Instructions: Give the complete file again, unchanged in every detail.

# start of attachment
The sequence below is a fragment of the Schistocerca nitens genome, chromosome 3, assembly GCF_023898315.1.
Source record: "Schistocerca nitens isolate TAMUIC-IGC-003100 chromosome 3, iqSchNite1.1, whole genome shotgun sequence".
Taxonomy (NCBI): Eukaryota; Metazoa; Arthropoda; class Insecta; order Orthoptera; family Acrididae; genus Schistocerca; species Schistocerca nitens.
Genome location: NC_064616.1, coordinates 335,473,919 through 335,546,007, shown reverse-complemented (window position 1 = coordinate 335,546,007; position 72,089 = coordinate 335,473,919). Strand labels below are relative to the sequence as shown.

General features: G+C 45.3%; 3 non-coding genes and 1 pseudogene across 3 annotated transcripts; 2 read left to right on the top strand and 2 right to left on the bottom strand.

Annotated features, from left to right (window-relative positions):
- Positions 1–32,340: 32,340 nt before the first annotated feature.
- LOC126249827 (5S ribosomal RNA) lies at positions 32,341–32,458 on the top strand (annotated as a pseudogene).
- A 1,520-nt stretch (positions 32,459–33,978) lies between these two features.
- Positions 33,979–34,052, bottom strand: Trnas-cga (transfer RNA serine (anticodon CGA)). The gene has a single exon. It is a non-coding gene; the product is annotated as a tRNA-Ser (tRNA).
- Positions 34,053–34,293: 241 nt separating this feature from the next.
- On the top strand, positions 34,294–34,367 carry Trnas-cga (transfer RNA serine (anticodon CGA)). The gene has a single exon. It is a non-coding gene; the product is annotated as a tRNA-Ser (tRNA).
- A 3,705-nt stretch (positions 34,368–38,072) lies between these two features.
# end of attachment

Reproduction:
The sequence below is a fragment of the Schistocerca nitens genome, chromosome 3, assembly GCF_023898315.1.
Source record: "Schistocerca nitens isolate TAMUIC-IGC-003100 chromosome 3, iqSchNite1.1, whole genome shotgun sequence".
Taxonomy (NCBI): Eukaryota; Metazoa; Arthropoda; class Insecta; order Orthoptera; family Acrididae; genus Schistocerca; species Schistocerca nitens.
Genome location: NC_064616.1, coordinates 335,473,919 through 335,546,007, shown reverse-complemented (window position 1 = coordinate 335,546,007; position 72,089 = coordinate 335,473,919). Strand labels below are relative to the sequence as shown.

General features: G+C 45.3%; 3 non-coding genes and 1 pseudogene across 3 annotated transcripts; 2 read left to right on the top strand and 2 right to left on the bottom strand.

Annotated features, from left to right (window-relative positions):
- Positions 1–32,340: 32,340 nt before the first annotated feature.
- LOC126249827 (5S ribosomal RNA) lies at positions 32,341–32,458 on the top strand (annotated as a pseudogene).
- A 1,520-nt stretch (positions 32,459–33,978) lies between these two features.
- Positions 33,979–34,052, bottom strand: Trnas-cga (transfer RNA serine (anticodon CGA)). The gene has a single exon. It is a non-coding gene; the product is annotated as a tRNA-Ser (tRNA).
- Positions 34,053–34,293: 241 nt separating this feature from the next.
- On the top strand, positions 34,294–34,367 carry Trnas-cga (transfer RNA serine (anticodon CGA)). The gene has a single exon. It is a non-coding gene; the product is annotated as a tRNA-Ser (tRNA).
- A 3,705-nt stretch (positions 34,368–38,072) lies between these two features.